During the 1890s, its relationship with these balkanized Freemen continued to evolve, becoming more complicated. Every wary of continued influx of Freemen from the South, a number of white Marylanders had enthusiastically embrassed the idea of resettlement of blacks in Africa. But with the invention of vulcanization, and increasing importance of rubber, which could easily be grown in Liberia - the principle destination of resettlement - it had become a buisness. Slowly but surely the Resettlement program became more about controlling Liberia's rubber plantations than resettling the black population. By 1898, Maryland Negroes had become the majority in Liberia, leading to the success of a referendum in 1907 establishing Liberia as a protectorate of Maryland. Ironically, due to the annexation of Liberia, Maryland now controlled more land in Africa than it did in America.

In order to protect and exploit Liberia's resources, the Maryland government, under the rule of the Constitutional Union Party after the collapse of the Democrats in the 1898 election, began to invest in a navy capable of confronting any threats to Maryland's increasingly profitable seaborne trade. The state began supplementing investment in heavy industry and technology, mostly in areas having to do with naval affairs, although secondary and supporting industries were supported as well. This prompted massive economic growth, as well as growing independence from foreign powers.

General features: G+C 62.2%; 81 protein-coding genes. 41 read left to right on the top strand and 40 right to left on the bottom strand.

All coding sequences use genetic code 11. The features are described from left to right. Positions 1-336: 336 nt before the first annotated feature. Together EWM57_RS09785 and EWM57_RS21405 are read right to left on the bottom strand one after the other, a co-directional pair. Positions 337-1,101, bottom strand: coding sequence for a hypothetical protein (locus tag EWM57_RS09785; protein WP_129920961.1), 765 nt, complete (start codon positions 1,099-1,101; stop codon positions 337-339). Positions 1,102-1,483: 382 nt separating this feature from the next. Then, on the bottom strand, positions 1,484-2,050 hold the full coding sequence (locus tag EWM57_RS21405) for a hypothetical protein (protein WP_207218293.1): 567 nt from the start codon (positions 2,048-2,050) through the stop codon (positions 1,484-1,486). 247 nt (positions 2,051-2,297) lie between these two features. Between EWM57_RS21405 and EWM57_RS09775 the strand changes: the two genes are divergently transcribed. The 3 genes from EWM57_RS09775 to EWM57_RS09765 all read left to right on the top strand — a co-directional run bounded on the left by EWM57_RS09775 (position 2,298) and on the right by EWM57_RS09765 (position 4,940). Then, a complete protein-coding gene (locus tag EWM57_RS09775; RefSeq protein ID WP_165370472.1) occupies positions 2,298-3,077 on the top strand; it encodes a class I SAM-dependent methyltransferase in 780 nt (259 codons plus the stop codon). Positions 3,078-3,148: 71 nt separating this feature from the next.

In 1914, Maryland allied with the German Empire in World War I, in order to expand its African territories. The stalemate in 1917, however, prevented any further territorial expansion. In 1931, during the collapse of the United States, Maryland invaded Washington, DC, in order to overthrow the government of Herbert Hoover and implement a puppet administration to restore order. Although Maryland troops managed to seize the capital, executing Hoover, the resulting puppet administration of Henry Stimson failed to control the situation, due to the collapse of government across most of North America. Stimson was killed by troops loyal to the former administration after less than a week in power. Washington was then annexed and made the capital of Maryland. This has led Maryland to declare themselves the successor state to the United States; however, this is not recognised by any nation, with the USNK regarded as a more plausible successor.

In the Second World War, Maryland once again allied with Germany, and annexed the British colony of Sierra Leone and the French colony of Cote d'Ivoire, vastly expanding both its population and territory. This new expansion meant that more of the population of Maryland lived in Africa than North America. However, the white-dominated government continued to deny voting and property rights to the black population. This led to the formation of the Maryland African Congress in 1946, in order to gain rights for Negroes in Maryland. It began a terrorist campaign against the government, which was to persist for the next 36 years.